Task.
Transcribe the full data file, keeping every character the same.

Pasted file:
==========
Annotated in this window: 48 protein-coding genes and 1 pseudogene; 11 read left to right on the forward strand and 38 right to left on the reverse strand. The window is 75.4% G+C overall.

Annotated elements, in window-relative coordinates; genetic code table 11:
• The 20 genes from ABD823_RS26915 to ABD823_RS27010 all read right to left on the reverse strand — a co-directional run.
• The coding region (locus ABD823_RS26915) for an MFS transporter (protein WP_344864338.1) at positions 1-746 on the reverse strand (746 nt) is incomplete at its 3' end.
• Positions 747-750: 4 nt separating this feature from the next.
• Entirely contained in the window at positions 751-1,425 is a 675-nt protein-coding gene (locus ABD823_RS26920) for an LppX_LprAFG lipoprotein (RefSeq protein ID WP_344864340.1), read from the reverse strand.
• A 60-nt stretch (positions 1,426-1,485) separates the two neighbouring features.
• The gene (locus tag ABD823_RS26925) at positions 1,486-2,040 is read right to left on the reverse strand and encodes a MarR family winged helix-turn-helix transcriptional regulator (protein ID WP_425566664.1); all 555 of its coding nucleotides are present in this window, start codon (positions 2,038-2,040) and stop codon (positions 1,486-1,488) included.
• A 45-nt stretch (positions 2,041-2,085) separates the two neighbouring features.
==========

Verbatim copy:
Annotated in this window: 48 protein-coding genes and 1 pseudogene; 11 read left to right on the forward strand and 38 right to left on the reverse strand. The window is 75.4% G+C overall.

Annotated elements, in window-relative coordinates; genetic code table 11:
• The 20 genes from ABD823_RS26915 to ABD823_RS27010 all read right to left on the reverse strand — a co-directional run.
• The coding region (locus ABD823_RS26915) for an MFS transporter (protein WP_344864338.1) at positions 1-746 on the reverse strand (746 nt) is incomplete at its 3' end.
• Positions 747-750: 4 nt separating this feature from the next.
• Entirely contained in the window at positions 751-1,425 is a 675-nt protein-coding gene (locus ABD823_RS26920) for an LppX_LprAFG lipoprotein (RefSeq protein ID WP_344864340.1), read from the reverse strand.
• A 60-nt stretch (positions 1,426-1,485) separates the two neighbouring features.
• The gene (locus tag ABD823_RS26925) at positions 1,486-2,040 is read right to left on the reverse strand and encodes a MarR family winged helix-turn-helix transcriptional regulator (protein ID WP_425566664.1); all 555 of its coding nucleotides are present in this window, start codon (positions 2,038-2,040) and stop codon (positions 1,486-1,488) included.
• A 45-nt stretch (positions 2,041-2,085) separates the two neighbouring features.